In resolving questions of credibility and conflicts in the evidence, an ALJ’s findings “must be supported by specific, cogent reasons.” Reddick, 157 F.3d at 725. The ALJ can do this “by setting out a detailed and thorough summary of the facts and conflicting clinical evidence, stating his interpretation thereof, and making findings.” Id. The ALJ also may draw inferences “logically flowing from the evidence.” Sample, 694 F.2d at 642. Further, the Court itself may draw “specific and legitimate inferences from the ALJ’s opinion.” Magallanes v. Bowen, 881 F.2d 747, 755, (9th Cir. 1989).

The ALJ must provide “clear and convincing” reasons for rejecting the uncontradicted opinion of either a treating or examining physician. Lester v. Chater, 81 F.3d 821, 830 (9th Cir. 1996). Even when a treating or examining physician’s opinion is contradicted, that opinion “can only be rejected for specific and legitimate reasons that are supported by substantial evidence in the record.” Id. at 830-31. However, the ALJ “need not discuss all evidence presented” to him or her. Vincent on Behalf of Vincent v. Heckler, 739 F.3d 1393, 1394-95 (9th Cir. 1984) (citation omitted) (emphasis in original). The ALJ must only explain why “significant probative evidence has been rejected.” Id.; see also Cotter v. Harris, 642 F.2d 700, 706-07 (3rd Cir. 1981); Garfield v. Schweiker, 732 F.2d 605, 610 (7th Cir. 1984).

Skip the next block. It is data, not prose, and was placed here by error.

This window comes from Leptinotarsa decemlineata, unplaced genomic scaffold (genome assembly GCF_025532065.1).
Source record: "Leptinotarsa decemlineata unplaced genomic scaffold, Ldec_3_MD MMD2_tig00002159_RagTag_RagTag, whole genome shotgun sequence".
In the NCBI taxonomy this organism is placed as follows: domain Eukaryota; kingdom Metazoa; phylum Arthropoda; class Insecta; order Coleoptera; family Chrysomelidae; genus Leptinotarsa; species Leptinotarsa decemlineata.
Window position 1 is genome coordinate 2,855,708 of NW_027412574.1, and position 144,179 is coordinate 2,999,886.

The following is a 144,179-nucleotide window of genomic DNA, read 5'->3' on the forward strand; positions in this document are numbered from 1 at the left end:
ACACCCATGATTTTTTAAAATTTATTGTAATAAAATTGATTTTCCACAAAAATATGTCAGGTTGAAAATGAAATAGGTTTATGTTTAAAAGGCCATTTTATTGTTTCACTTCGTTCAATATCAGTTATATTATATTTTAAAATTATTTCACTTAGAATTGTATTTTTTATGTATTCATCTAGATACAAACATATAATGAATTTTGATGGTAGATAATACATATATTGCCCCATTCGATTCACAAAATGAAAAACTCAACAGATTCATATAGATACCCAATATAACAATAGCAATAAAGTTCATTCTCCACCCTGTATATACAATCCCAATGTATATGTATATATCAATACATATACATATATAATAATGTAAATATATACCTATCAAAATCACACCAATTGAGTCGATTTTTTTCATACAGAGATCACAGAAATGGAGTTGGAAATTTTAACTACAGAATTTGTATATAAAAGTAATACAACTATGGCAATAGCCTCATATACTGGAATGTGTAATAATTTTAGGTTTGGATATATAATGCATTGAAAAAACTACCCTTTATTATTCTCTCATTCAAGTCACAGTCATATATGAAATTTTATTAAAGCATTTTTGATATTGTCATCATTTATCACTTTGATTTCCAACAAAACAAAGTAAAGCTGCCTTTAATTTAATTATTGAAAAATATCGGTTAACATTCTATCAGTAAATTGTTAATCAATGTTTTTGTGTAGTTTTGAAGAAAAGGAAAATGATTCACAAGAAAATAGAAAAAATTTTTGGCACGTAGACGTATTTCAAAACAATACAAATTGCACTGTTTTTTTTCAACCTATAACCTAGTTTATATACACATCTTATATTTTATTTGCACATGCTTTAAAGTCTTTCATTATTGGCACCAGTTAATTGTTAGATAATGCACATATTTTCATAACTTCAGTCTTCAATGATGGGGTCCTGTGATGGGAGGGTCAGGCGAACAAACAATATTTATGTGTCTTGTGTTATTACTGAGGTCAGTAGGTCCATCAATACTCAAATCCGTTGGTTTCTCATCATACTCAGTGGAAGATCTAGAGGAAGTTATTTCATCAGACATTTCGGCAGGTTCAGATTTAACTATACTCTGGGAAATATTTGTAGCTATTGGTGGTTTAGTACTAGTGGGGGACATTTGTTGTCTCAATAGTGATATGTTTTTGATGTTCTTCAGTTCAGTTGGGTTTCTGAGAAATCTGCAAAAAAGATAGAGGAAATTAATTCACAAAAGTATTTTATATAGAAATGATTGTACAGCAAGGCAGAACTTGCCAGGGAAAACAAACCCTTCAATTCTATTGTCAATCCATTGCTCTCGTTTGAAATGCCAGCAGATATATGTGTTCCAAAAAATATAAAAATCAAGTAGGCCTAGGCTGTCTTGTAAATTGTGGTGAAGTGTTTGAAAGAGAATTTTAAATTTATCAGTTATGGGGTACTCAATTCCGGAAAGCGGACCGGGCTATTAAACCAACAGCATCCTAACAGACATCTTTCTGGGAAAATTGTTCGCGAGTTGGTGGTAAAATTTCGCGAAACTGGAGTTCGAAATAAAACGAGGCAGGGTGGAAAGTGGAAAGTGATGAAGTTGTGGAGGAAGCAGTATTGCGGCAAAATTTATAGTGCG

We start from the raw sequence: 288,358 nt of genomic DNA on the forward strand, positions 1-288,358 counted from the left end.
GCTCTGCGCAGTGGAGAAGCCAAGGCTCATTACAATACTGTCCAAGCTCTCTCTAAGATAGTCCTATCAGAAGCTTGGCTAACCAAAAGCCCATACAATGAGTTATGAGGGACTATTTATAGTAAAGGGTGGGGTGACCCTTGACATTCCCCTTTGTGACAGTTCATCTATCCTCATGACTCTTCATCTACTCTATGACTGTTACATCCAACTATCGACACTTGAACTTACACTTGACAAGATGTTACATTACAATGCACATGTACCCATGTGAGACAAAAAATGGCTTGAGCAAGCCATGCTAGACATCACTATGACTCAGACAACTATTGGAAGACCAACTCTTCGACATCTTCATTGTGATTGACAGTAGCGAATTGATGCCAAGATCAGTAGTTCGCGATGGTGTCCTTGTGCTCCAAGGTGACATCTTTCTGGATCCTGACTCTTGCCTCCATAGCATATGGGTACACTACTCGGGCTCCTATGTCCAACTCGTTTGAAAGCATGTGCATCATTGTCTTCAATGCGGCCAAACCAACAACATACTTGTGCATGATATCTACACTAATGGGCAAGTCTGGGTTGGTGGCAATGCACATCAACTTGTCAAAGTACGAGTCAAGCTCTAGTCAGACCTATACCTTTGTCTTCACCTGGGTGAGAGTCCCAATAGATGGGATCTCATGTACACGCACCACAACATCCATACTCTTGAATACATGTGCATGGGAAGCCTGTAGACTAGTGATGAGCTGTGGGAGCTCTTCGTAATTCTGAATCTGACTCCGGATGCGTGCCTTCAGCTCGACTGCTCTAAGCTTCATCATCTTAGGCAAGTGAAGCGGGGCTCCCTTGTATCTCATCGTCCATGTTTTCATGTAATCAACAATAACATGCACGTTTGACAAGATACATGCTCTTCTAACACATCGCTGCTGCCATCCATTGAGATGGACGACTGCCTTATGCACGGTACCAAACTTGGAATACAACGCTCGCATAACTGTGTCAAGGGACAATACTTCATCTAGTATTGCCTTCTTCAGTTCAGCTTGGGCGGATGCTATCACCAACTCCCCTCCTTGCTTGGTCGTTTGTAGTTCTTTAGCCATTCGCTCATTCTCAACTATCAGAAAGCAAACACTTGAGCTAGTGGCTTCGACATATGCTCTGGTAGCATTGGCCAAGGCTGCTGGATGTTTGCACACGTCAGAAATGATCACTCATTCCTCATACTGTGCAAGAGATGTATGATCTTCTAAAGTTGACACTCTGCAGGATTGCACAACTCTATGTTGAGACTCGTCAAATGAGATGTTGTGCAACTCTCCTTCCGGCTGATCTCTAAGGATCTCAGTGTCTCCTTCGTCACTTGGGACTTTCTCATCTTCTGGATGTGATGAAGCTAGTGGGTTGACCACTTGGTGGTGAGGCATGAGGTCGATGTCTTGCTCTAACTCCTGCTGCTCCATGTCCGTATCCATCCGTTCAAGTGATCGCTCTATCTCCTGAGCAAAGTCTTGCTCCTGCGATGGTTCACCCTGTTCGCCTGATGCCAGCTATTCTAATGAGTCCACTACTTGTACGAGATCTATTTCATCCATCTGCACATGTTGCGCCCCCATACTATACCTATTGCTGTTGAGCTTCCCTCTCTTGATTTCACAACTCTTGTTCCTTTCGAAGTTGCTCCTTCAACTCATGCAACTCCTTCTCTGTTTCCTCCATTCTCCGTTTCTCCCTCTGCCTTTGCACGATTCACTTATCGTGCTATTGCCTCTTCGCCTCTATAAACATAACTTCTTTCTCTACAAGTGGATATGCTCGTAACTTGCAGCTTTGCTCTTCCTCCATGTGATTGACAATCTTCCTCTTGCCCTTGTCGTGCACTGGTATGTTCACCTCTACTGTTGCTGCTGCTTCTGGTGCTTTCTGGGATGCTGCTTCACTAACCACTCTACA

In general, more weight is given to a treating physician’s opinion than to the opinions of those who do not treat the claimant. See Lester, 81 F.3d at 830. On the other hand, an ALJ need not accept the opinion of a treating physician, “if that opinion is brief, conclusory, and inadequately supported by clinical findings” or “by the record as a whole.” Batson v. Commissioner of Social Sec. Admin., 359 F.3d 1190, 1195 (9th Cir. 2004); see also Thomas v. Barnhart, 278 F.3d 947, 957 (9th Cir. 2002); Tonapetyan v. Halter, 242 F.3d 1144, 1149 (9th Cir. 2001). An examining physician’s opinion is “entitled to greater weight than the opinion of a nonexamining physician.” Lester, 81 F.3d at 830-31. A non-examining physician’s opinion may constitute substantial evidence if “it is consistent with other independent evidence in the record.” Id. at 830-31; Tonapetyan, 242 F.3d at 1149.

In reagard to the medical opinion evidence in the record, the ALJ found in relevant part:

In a July 2012 letter, Hector Reyes MD, the claimant’s treating primary care physician, noted the following (15F):